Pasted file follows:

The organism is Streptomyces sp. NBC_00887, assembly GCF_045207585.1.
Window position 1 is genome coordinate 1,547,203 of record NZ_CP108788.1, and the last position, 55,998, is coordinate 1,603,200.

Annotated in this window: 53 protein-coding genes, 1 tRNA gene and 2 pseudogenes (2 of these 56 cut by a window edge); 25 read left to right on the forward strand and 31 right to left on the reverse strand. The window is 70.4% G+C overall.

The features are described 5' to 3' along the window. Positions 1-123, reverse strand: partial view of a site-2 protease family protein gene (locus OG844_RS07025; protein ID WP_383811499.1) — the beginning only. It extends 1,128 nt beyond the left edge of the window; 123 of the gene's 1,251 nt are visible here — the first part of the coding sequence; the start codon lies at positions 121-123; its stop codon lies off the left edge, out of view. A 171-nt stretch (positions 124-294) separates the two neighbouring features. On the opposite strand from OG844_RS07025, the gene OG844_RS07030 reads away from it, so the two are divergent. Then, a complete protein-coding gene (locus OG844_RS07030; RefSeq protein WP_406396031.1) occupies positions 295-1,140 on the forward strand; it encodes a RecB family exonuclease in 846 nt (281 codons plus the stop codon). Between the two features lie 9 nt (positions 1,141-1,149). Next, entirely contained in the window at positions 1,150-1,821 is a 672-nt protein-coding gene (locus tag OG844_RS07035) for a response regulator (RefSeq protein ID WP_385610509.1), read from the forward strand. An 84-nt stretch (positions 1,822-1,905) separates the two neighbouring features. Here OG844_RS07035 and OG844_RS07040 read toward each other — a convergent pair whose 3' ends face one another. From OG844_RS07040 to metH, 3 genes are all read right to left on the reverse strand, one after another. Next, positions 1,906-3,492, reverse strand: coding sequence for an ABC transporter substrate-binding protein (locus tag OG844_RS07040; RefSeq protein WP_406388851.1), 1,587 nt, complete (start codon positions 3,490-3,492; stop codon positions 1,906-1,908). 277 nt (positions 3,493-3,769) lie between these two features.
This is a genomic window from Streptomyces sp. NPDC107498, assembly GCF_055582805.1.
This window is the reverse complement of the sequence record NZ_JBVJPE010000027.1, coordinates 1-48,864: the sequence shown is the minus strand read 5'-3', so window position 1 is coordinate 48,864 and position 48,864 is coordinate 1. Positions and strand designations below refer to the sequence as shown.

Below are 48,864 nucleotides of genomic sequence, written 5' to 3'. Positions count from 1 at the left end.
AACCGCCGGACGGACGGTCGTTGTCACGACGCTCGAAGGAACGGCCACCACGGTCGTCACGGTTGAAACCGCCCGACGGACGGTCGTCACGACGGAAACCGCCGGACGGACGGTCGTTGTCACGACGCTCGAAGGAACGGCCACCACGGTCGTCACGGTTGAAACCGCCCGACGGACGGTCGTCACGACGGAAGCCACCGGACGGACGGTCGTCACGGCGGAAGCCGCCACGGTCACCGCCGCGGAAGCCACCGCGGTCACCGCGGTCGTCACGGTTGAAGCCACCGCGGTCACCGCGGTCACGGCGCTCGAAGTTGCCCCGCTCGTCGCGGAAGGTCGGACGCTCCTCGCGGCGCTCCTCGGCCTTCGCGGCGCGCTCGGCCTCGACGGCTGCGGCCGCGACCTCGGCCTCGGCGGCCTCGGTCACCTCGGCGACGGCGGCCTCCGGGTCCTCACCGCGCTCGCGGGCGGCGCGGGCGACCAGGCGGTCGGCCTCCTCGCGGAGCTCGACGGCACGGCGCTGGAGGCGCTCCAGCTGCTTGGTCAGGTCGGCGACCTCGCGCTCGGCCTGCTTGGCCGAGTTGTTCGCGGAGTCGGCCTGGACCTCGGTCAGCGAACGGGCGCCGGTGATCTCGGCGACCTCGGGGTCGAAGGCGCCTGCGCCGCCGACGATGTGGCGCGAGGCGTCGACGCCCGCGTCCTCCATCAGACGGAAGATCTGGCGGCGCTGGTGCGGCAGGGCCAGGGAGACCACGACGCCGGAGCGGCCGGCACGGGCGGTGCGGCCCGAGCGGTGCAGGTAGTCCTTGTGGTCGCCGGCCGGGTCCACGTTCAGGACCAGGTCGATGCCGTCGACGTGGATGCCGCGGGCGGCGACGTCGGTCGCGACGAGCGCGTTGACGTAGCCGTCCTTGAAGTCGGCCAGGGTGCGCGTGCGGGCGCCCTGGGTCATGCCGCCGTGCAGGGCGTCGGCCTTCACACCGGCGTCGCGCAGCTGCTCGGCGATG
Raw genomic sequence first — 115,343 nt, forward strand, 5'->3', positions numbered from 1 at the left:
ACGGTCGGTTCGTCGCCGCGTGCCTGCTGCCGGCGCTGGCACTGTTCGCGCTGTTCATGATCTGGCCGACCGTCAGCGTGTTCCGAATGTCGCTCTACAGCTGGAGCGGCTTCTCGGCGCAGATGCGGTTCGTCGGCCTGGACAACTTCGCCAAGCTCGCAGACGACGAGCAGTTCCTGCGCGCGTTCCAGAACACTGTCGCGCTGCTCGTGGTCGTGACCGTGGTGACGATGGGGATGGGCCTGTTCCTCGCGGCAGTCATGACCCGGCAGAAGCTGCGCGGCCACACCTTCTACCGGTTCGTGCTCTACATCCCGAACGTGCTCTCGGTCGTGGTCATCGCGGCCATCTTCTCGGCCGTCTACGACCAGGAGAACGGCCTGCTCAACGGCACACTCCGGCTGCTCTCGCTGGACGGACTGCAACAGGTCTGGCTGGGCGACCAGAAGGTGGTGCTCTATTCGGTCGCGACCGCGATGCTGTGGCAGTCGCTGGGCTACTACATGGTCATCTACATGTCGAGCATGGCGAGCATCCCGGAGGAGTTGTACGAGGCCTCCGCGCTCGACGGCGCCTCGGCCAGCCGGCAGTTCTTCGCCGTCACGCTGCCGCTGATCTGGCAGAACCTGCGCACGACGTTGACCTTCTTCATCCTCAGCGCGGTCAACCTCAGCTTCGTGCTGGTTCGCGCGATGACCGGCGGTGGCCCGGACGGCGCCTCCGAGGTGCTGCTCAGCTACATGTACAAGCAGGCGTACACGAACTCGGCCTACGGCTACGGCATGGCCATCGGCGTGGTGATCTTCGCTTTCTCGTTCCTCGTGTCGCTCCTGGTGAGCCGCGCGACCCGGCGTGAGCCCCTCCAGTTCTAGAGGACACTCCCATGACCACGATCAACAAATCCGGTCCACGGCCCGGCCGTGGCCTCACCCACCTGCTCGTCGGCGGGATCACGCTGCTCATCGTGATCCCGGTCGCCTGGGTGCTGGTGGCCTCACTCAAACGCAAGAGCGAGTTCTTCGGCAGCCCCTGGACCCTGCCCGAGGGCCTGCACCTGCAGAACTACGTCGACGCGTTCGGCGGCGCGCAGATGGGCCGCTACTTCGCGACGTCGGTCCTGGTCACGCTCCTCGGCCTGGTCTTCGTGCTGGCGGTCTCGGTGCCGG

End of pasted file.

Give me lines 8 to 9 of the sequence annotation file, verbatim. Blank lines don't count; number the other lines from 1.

AACCGCCGGACGGACGGTCGTTGTCACGACGCTCGAAGGAACGGCCACCACGGTCGTCACGGTTGAAACCGCCCGACGGACGGTCGTCACGACGGAAACCGCCGGACGGACGGTCGTTGTCACGACGCTCGAAGGAACGGCCACCACGGTCGTCACGGTTGAAACCGCCCGACGGACGGTCGTCACGACGGAAGCCACCGGACGGACGGTCGTCACGGCGGAAGCCGCCACGGTCACCGCCGCGGAAGCCACCGCGGTCACCGCGGTCGTCACGGTTGAAGCCACCGCGGTCACCGCGGTCACGGCGCTCGAAGTTGCCCCGCTCGTCGCGGAAGGTCGGACGCTCCTCGCGGCGCTCCTCGGCCTTCGCGGCGCGCTCGGCCTCGACGGCTGCGGCCGCGACCTCGGCCTCGGCGGCCTCGGTCACCTCGGCGACGGCGGCCTCCGGGTCCTCACCGCGCTCGCGGGCGGCGCGGGCGACCAGGCGGTCGGCCTCCTCGCGGAGCTCGACGGCACGGCGCTGGAGGCGCTCCAGCTGCTTGGTCAGGTCGGCGACCTCGCGCTCGGCCTGCTTGGCCGAGTTGTTCGCGGAGTCGGCCTGGACCTCGGTCAGCGAACGGGCGCCGGTGATCTCGGCGACCTCGGGGTCGAAGGCGCCTGCGCCGCCGACGATGTGGCGCGAGGCGTCGACGCCCGCGTCCTCCATCAGACGGAAGATCTGGCGGCGCTGGTGCGGCAGGGCCAGGGAGACCACGACGCCGGAGCGGCCGGCACGGGCGGTGCGGCCCGAGCGGTGCAGGTAGTCCTTGTGGTCGCCGGCCGGGTCCACGTTCAGGACCAGGTCGATGCCGTCGACGTGGATGCCGCGGGCGGCGACGTCGGTCGCGACGAGCGCGTTGACGTAGCCGTCCTTGAAGTCGGCCAGGGTGCGCGTGCGGGCGCCCTGGGTCATGCCGCCGTGCAGGGCGTCGGCCTTCACACCGGCGTCGCGCAGCTGCTCGGCGATG
Raw genomic sequence first — 115,343 nt, forward strand, 5'->3', positions numbered from 1 at the left: